BOOK REVIEW: If you're working day and night and not making money, you're not charging enough

Scale or Fail: How to Build Your Dream Team, Explode Your Growth, and Let Your Business Soar, By Allison Maslan

Michelangelo put the central issue of the book succinctly: "The greater danger for most of us lies not in setting our aim too high and falling short; but in setting our aim too low and achieving our mark."

Amazon, Apple, Google, HP and Disney all originated in garages (literally or figuratively) and then outgrew them. "Imagine," writes the author Allison Maslan, "if they’d never left their garages – what do you think would have happened?"

Every micro, small, and even medium-size business person should ask themselves this important question: Is this how big I wish to be? Is this big enough?

The book’s thesis is that doubling your business does not mean working doubly hard, it is about leveraging your team’s talents and your own intellectual and leadership abilities.

Maslan advises that the journey towards a much larger business than you currently have, starts with developing a 'Big Picture Vision' that is exciting enough to drive you to keep pushing to make it a reality, no matter what obstacles arise. This is commonplace advice. However, it is Maslan’s method that separates her from the plethora of motivational speakers and authors who all essentially suggest that you can envision your dream into reality.

Your 'Big Picture Vision' is nothing more than an idea of what your future can look like. It is your skill and perseverance that makes it happen, if ever it will. Sitting in a quiet space and reviewing your vision will assist you to stick to it, by doing little more than reminding yourself that you have a vision. This is important because hyper-activity easily gets you off track.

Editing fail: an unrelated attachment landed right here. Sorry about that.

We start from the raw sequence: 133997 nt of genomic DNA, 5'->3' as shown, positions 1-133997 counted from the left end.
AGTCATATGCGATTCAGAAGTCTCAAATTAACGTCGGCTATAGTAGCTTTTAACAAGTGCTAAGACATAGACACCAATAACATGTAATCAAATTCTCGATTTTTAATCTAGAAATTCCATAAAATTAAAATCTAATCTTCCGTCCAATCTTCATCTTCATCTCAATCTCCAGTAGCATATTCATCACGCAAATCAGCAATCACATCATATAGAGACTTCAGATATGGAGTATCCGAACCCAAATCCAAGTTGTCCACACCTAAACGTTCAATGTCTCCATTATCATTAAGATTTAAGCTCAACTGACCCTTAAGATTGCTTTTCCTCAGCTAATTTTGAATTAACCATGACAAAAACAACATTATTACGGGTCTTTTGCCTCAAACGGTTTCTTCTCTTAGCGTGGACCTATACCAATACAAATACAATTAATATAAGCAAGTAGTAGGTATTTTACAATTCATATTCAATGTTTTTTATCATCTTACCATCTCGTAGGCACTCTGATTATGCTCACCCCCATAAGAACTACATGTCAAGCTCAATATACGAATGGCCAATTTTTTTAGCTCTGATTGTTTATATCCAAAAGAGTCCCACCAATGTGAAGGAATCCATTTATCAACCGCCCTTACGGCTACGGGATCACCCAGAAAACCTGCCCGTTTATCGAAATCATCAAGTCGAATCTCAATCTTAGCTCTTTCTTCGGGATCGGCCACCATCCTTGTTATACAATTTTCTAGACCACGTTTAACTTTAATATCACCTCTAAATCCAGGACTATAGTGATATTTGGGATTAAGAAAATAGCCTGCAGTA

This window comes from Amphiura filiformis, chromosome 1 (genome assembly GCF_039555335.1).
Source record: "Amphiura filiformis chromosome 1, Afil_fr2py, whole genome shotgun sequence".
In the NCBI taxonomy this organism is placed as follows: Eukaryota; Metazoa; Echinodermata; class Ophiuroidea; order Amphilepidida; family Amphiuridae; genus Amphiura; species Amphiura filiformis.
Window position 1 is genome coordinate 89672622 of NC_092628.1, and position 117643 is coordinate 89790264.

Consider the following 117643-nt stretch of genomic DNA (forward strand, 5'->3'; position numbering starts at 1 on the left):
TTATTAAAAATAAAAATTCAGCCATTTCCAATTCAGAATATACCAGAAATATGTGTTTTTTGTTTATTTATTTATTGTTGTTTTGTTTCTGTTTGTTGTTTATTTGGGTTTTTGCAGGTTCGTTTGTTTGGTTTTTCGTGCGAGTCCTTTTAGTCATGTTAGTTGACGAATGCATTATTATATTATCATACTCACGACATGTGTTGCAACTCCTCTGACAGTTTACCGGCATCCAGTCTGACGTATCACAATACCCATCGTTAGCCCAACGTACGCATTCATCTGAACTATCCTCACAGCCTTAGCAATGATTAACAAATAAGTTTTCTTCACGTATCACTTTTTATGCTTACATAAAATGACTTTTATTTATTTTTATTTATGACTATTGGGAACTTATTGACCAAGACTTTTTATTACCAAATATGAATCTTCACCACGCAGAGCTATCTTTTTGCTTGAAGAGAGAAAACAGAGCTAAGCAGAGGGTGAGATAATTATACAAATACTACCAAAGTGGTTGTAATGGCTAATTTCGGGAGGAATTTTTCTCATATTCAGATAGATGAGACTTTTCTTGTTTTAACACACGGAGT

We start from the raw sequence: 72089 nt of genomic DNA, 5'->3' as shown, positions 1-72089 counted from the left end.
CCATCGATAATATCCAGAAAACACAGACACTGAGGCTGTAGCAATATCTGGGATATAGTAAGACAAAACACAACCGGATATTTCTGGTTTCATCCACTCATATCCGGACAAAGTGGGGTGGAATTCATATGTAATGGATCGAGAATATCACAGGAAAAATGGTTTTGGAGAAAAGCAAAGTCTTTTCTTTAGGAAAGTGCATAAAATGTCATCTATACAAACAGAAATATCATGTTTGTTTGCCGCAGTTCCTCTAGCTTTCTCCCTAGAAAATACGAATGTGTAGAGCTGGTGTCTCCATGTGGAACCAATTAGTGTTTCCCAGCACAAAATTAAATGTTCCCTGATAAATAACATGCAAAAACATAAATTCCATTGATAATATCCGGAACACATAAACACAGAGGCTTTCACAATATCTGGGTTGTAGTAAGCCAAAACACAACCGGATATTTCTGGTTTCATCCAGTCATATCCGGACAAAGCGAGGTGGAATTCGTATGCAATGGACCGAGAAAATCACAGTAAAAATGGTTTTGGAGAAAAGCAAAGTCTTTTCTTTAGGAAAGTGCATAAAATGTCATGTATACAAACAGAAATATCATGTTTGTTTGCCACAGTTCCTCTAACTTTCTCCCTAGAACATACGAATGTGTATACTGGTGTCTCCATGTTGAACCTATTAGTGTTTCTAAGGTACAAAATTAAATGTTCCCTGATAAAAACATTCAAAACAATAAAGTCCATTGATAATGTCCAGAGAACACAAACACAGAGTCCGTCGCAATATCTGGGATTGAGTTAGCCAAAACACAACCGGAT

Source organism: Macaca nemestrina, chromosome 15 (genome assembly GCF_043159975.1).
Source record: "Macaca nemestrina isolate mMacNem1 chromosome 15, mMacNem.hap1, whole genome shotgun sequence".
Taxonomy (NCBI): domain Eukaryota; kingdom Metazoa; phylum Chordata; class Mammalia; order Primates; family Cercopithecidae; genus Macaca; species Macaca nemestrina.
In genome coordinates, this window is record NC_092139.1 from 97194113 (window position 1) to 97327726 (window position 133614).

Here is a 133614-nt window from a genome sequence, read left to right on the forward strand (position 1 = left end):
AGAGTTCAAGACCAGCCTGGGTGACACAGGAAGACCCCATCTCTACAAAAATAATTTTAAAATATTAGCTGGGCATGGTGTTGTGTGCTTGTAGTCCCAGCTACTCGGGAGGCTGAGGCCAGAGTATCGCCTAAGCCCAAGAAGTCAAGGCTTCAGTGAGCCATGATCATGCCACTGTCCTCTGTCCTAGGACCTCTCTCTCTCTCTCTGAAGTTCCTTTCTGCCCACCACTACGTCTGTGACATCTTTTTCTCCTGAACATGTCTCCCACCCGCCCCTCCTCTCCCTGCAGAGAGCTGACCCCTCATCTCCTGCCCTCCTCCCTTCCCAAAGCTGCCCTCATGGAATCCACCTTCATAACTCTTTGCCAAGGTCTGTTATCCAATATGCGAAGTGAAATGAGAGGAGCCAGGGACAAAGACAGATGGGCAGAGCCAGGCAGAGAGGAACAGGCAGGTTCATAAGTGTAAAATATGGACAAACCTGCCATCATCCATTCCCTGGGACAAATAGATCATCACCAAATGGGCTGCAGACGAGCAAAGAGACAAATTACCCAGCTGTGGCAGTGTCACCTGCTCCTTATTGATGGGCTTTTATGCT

It is at the concrete level that this book is most useful. To scale your business, you will have to face numerous realities.

One is the truth about cashflow. You will need to prepare for your inevitable cashflow crunches, and this requires being as revenue-focused as you possibly can be. You will need to maintain an abiding and unceasing focus on sales, marketing, and relationship-building.

You have to be on top of your numbers, and the most important number is your profit – what you go home with at the end of the day. So many entrepreneurs and smaller business owners are not aware of their cost of doing business, their percentage of growth (or loss) over time, and their net profit.

There are two levels at which you will need to know your financial goals in order to be ready to scale. The amount of revenue you must bring in to keep the lights on and meet the payroll. Then, the amount of revenue that you need in your business to be able to breathe comfortably. These are foundational numbers.

Once you are scaling, the focus will be on your products, team and systems, and seeing they are in place. Then you will see traction in your growth, and your revenue and profits rise.

Maslan believes that many start-ups fail, counter-intuitively, because they receive adequate funding, and see this as the end-all panacea. It certainly isn’t.

There are two critical elements that deserve attention. The first is to surround yourself with the right team to help you scale, and add to your organisation’s body of knowledge.